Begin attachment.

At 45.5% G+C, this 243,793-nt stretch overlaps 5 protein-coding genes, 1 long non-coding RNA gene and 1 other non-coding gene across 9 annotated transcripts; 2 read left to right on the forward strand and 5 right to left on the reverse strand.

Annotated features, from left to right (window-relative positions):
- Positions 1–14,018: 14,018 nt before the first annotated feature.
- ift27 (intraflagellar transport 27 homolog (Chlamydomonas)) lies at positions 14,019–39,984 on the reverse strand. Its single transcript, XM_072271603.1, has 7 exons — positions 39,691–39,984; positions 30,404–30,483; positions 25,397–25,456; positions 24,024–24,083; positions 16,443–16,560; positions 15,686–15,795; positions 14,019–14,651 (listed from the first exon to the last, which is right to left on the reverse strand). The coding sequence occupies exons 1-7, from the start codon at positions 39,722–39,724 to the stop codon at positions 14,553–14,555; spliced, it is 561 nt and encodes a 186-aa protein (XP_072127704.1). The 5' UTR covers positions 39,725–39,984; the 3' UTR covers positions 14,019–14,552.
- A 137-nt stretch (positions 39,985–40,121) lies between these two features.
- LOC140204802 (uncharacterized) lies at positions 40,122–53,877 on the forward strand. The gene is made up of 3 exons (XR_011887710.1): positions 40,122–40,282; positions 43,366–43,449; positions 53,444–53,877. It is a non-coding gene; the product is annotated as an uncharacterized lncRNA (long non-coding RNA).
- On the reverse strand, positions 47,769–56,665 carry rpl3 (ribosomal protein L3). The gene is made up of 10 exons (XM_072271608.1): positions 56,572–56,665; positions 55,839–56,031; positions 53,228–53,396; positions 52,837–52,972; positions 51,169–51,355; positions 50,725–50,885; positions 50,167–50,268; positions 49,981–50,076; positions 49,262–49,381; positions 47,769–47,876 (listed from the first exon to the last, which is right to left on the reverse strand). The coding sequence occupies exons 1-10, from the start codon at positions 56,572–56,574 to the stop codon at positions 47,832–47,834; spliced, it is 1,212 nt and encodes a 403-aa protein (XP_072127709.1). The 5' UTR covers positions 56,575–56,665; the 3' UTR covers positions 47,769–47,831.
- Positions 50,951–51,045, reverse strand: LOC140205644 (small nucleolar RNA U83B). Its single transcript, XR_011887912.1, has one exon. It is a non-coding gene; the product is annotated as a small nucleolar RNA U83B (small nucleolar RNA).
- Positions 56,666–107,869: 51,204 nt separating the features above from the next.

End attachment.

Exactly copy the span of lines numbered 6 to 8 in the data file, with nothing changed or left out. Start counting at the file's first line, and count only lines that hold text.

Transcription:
- LOC140204802 (uncharacterized) lies at positions 40,122–53,877 on the forward strand. The gene is made up of 3 exons (XR_011887710.1): positions 40,122–40,282; positions 43,366–43,449; positions 53,444–53,877. It is a non-coding gene; the product is annotated as an uncharacterized lncRNA (long non-coding RNA).
- On the reverse strand, positions 47,769–56,665 carry rpl3 (ribosomal protein L3). The gene is made up of 10 exons (XM_072271608.1): positions 56,572–56,665; positions 55,839–56,031; positions 53,228–53,396; positions 52,837–52,972; positions 51,169–51,355; positions 50,725–50,885; positions 50,167–50,268; positions 49,981–50,076; positions 49,262–49,381; positions 47,769–47,876 (listed from the first exon to the last, which is right to left on the reverse strand). The coding sequence occupies exons 1-10, from the start codon at positions 56,572–56,574 to the stop codon at positions 47,832–47,834; spliced, it is 1,212 nt and encodes a 403-aa protein (XP_072127709.1). The 5' UTR covers positions 56,575–56,665; the 3' UTR covers positions 47,769–47,831.
- Positions 50,951–51,045, reverse strand: LOC140205644 (small nucleolar RNA U83B). Its single transcript, XR_011887912.1, has one exon. It is a non-coding gene; the product is annotated as a small nucleolar RNA U83B (small nucleolar RNA).